It is well-known in the scientific literature that alkaline hydrolysis is usable for degrading of organophosphor insecticides, such as ethyl-parathion, methyl-parathion, sulfotep and malathion, to less toxic, water-soluble metabolites. The agro-chemical industry manufacturing these pesticides has for years handled spillage in the production process by irrigation with alkaline solutions. In the same way the manufactures have used alkaline hydrolysis as pre-treatment of wastewater containing organophosphates before the wastewater moves on to biological treatment.
In situ alkaline hydrolysis has never before been used for remediation of soil and groundwater contaminated with organophosphor insecticides. But during the period 2005-2008 promising results have been attained in the lab and in small scale field experiments.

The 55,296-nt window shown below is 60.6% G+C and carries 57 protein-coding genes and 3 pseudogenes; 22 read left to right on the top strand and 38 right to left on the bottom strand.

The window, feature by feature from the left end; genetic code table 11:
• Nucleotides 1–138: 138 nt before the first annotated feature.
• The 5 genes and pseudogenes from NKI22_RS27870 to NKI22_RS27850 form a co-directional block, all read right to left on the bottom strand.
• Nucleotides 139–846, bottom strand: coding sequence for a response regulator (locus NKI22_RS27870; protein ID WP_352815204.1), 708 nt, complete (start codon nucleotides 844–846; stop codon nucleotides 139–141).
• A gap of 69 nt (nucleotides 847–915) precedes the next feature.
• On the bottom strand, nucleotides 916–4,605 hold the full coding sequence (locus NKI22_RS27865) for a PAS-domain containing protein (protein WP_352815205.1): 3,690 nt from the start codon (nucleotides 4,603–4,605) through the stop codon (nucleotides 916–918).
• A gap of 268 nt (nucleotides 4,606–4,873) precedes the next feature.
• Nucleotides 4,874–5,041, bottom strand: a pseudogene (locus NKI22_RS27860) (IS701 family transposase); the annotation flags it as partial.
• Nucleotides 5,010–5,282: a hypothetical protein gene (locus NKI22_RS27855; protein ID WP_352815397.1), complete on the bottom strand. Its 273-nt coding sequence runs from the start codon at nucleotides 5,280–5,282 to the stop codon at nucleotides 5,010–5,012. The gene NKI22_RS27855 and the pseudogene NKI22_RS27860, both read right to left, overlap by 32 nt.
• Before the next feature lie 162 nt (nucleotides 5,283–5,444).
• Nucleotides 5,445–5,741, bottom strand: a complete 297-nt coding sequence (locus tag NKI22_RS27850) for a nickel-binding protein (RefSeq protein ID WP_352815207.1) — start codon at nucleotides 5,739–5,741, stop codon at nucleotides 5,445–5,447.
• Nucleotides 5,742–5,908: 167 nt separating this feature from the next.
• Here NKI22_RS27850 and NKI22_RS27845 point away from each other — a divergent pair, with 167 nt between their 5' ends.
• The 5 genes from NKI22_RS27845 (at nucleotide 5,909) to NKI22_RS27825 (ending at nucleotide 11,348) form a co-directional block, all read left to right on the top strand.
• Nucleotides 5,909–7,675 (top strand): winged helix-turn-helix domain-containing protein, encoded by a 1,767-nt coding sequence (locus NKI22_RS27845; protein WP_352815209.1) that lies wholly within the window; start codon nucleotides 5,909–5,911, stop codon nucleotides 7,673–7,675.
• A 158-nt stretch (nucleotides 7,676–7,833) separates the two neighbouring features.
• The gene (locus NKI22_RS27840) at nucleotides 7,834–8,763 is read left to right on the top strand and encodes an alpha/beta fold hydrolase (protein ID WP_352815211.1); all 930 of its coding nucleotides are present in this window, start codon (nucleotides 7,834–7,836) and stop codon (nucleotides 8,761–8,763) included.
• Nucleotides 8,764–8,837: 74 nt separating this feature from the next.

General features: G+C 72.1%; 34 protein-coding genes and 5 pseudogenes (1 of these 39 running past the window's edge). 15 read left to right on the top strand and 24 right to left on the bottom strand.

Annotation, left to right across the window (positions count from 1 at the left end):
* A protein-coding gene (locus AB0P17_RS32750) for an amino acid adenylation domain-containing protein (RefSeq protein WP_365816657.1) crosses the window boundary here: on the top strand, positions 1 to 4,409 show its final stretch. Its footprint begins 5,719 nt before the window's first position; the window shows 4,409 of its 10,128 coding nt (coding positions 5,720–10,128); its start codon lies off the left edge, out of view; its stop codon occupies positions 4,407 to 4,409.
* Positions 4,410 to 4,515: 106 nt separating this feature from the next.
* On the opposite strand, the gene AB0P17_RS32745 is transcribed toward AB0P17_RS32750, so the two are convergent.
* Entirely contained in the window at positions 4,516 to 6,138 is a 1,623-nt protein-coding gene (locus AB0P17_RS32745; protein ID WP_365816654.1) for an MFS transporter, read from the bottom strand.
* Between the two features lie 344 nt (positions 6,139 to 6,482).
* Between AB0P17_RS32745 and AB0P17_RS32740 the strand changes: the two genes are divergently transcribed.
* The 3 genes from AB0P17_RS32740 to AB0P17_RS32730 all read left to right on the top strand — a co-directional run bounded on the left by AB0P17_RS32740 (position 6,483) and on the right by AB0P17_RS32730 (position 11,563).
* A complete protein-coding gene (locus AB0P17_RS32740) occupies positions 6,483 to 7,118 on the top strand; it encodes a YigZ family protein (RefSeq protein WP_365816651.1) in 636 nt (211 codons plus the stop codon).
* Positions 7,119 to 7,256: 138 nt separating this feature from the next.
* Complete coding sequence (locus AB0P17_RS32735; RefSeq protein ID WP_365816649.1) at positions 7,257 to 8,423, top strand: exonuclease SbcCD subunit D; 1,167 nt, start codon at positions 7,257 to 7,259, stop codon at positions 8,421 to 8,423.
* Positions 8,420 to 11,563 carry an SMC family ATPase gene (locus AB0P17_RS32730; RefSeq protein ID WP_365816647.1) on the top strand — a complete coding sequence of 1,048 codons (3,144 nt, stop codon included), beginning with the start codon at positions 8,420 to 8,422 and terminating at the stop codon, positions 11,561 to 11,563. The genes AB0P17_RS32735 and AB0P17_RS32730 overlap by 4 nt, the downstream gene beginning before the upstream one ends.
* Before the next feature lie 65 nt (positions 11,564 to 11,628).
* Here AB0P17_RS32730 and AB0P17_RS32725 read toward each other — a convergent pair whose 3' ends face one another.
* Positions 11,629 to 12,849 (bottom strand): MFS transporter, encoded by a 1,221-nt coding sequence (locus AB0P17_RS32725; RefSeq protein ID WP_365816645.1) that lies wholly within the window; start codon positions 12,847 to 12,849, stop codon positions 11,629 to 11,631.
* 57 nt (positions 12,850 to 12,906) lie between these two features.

The principles of soil remediation using in situ alkaline hydrolysis
- The contaminated area is encapsulated by a steel sheet pile wall
- The encapsulated area is drained leaving as little groundwater as possible
- Treatment cycle:
Infiltration of the encapsulated soil by diluted sodium hydroxide – pH in the water phase is raised to 12.
Incubation time and enhancement of contact between alkaline solution and contamination – Some incubation time is necessary though enhancement methods will catalyze the process below the ground.
Pump and treat – the alkaline solution containing the water-soluble metabolites of ethyl-parathion is pumped to the surface and treated in a biological treatment plant.
- The treatment cycle is repeated 2 to 3 times